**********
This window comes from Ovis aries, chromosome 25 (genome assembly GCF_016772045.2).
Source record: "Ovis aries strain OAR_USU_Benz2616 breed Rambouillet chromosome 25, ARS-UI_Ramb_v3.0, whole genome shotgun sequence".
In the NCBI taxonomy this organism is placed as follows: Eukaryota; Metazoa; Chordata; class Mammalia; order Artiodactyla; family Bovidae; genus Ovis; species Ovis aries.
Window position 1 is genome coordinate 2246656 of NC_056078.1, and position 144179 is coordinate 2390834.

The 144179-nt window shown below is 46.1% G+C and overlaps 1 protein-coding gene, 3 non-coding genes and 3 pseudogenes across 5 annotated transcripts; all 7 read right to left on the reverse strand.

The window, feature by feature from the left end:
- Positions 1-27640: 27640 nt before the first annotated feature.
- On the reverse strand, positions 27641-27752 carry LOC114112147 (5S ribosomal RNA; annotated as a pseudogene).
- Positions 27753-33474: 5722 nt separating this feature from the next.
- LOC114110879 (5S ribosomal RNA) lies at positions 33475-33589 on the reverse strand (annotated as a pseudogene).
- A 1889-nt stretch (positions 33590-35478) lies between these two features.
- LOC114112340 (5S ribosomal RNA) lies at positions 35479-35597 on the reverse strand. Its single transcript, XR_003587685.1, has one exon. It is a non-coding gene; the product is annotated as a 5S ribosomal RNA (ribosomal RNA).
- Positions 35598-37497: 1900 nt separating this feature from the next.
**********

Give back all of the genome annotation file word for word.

This window comes from Ovis aries, chromosome 25 (genome assembly GCF_016772045.2).
Source record: "Ovis aries strain OAR_USU_Benz2616 breed Rambouillet chromosome 25, ARS-UI_Ramb_v3.0, whole genome shotgun sequence".
In the NCBI taxonomy this organism is placed as follows: Eukaryota; Metazoa; Chordata; class Mammalia; order Artiodactyla; family Bovidae; genus Ovis; species Ovis aries.
Window position 1 is genome coordinate 2246656 of NC_056078.1, and position 144179 is coordinate 2390834.

The 144179-nt window shown below is 46.1% G+C and overlaps 1 protein-coding gene, 3 non-coding genes and 3 pseudogenes across 5 annotated transcripts; all 7 read right to left on the reverse strand.

The window, feature by feature from the left end:
- Positions 1-27640: 27640 nt before the first annotated feature.
- On the reverse strand, positions 27641-27752 carry LOC114112147 (5S ribosomal RNA; annotated as a pseudogene).
- Positions 27753-33474: 5722 nt separating this feature from the next.
- LOC114110879 (5S ribosomal RNA) lies at positions 33475-33589 on the reverse strand (annotated as a pseudogene).
- A 1889-nt stretch (positions 33590-35478) lies between these two features.
- LOC114112340 (5S ribosomal RNA) lies at positions 35479-35597 on the reverse strand. Its single transcript, XR_003587685.1, has one exon. It is a non-coding gene; the product is annotated as a 5S ribosomal RNA (ribosomal RNA).
- Positions 35598-37497: 1900 nt separating this feature from the next.